Luke 22:7

ESV Then came the day of Unleavened Bread, on which the Passover lamb had to be sacrificed.
NIV Then came the day of Unleavened Bread on which the Passover lamb had to be sacrificed.
NASB Now the first day of Unleavened Bread came, on which the Passover lamb had to be sacrificed.
CSB Then the Day of Unleavened Bread came when the Passover lamb had to be sacrificed.
NLT Now the Festival of Unleavened Bread arrived, when the Passover lamb is sacrificed.
KJV Then came the day of unleavened bread, when the passover must be killed.
NKJV Then came the Day of Unleavened Bread, when the Passover must be killed.

What does Luke 22:7 mean?

Passover is a remembrance of the night before the Israelites escaped Egypt. The people were told to slaughter a one-year-old male lamb or goat and paint their doorposts with the blood. They were to roast the lamb and eat it all with unleavened bread and bitter herbs. While they ate, they were to be dressed for travel. That night, God swept through Egypt and killed the firstborn males of any house that did not have blood on the doorposts (Exodus 12:5–13).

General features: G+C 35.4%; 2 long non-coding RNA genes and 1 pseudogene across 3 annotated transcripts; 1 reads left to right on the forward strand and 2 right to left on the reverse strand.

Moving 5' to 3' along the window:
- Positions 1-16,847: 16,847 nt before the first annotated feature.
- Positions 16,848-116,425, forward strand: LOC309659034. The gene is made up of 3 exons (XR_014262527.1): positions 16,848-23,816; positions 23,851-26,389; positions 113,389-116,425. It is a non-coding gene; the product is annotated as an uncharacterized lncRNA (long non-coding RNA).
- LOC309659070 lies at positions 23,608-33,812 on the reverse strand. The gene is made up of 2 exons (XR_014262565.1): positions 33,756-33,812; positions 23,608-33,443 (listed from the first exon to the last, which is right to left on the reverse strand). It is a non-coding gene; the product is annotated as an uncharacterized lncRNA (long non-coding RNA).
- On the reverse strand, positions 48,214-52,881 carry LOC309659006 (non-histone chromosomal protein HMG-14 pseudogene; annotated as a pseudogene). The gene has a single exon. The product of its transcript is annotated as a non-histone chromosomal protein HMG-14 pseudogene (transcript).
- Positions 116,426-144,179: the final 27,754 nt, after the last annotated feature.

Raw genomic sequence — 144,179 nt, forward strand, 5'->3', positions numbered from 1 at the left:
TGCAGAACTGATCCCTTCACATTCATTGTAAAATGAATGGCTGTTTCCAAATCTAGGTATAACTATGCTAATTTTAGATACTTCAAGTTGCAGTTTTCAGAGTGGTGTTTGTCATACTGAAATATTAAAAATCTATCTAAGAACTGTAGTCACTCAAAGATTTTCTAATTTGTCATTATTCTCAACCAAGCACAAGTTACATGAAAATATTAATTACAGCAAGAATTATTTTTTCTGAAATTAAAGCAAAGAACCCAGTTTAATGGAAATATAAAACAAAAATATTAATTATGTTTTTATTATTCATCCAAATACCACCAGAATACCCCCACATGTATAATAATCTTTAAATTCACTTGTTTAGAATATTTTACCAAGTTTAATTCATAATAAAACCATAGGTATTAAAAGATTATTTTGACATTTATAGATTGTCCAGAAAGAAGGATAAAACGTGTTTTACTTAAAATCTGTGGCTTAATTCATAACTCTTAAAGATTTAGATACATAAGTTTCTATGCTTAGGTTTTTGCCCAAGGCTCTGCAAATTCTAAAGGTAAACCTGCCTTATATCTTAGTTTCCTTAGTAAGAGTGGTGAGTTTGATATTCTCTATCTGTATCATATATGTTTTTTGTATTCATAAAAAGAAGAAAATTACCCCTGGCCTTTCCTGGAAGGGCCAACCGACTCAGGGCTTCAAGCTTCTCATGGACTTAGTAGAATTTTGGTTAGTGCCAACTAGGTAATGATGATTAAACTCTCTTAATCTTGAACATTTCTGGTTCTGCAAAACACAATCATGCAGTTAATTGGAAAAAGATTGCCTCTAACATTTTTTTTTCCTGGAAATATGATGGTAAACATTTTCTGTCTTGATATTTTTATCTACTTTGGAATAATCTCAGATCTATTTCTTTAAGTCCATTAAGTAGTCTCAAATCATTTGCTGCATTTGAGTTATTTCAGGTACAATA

To continue the commemoration of such an event, the week-long Feast of Unleavened Bread immediately followed (Exodus 12:14–20). Through the years, the two titles—the Passover and the Feast of Unleavened Bread—were used to identify the entire eight-day celebration. Once the Israelites entered the Promised Land, the Passover celebration is mentioned very rarely. Joshua led it immediately after Israel crossed the Jordan (Joshua 5:10–12). About seven hundred years later, Hezekiah celebrated it (2 Chronicles 30). About a century after Hezekiah, Josiah ordered it (2 Kings 23:21–23). After the return of the exiles from Babylon, it became more regular (Ezra 6:19–22).

The Passover lamb was to be slain the afternoon before Passover: between 2:30 and 5:30 p.m. Passover day began that sunset and the lamb was to be eaten after sunset (Numbers 9:2–3).

The "day" of Unleavened Bread, then, can mean the time of the eight-day celebration or the day before Passover as a day of preparation. Either way, on that day tens of thousands of Jews have descended upon Jerusalem to properly observe the feast. Jesus has waited until the last minute to tell the disciples to prepare, showing how firmly He has things under control.
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